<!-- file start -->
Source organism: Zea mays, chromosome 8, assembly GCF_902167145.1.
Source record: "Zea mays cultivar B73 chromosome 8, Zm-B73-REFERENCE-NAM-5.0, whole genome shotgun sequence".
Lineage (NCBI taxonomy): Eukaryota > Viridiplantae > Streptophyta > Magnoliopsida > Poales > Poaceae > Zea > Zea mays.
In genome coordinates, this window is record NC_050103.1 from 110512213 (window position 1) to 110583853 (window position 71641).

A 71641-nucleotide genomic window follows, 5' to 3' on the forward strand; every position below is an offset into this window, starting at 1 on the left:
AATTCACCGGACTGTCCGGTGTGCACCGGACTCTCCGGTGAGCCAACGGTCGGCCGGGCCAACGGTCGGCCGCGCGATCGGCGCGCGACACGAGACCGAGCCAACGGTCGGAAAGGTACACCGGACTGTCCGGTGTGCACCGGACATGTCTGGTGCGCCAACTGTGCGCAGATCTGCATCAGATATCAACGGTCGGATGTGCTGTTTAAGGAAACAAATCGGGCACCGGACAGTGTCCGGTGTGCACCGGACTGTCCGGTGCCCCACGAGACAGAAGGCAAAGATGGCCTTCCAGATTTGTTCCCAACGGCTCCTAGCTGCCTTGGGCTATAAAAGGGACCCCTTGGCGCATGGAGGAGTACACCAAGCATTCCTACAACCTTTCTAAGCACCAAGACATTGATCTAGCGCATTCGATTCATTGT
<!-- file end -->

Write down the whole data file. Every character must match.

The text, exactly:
Source organism: Zea mays, chromosome 8, assembly GCF_902167145.1.
Source record: "Zea mays cultivar B73 chromosome 8, Zm-B73-REFERENCE-NAM-5.0, whole genome shotgun sequence".
Lineage (NCBI taxonomy): Eukaryota > Viridiplantae > Streptophyta > Magnoliopsida > Poales > Poaceae > Zea > Zea mays.
In genome coordinates, this window is record NC_050103.1 from 110512213 (window position 1) to 110583853 (window position 71641).

A 71641-nucleotide genomic window follows, 5' to 3' on the forward strand; every position below is an offset into this window, starting at 1 on the left:
AATTCACCGGACTGTCCGGTGTGCACCGGACTCTCCGGTGAGCCAACGGTCGGCCGGGCCAACGGTCGGCCGCGCGATCGGCGCGCGACACGAGACCGAGCCAACGGTCGGAAAGGTACACCGGACTGTCCGGTGTGCACCGGACATGTCTGGTGCGCCAACTGTGCGCAGATCTGCATCAGATATCAACGGTCGGATGTGCTGTTTAAGGAAACAAATCGGGCACCGGACAGTGTCCGGTGTGCACCGGACTGTCCGGTGCCCCACGAGACAGAAGGCAAAGATGGCCTTCCAGATTTGTTCCCAACGGCTCCTAGCTGCCTTGGGCTATAAAAGGGACCCCTTGGCGCATGGAGGAGTACACCAAGCATTCCTACAACCTTTCTAAGCACCAAGACATTGATCTAGCGCATTCGATTCATTGT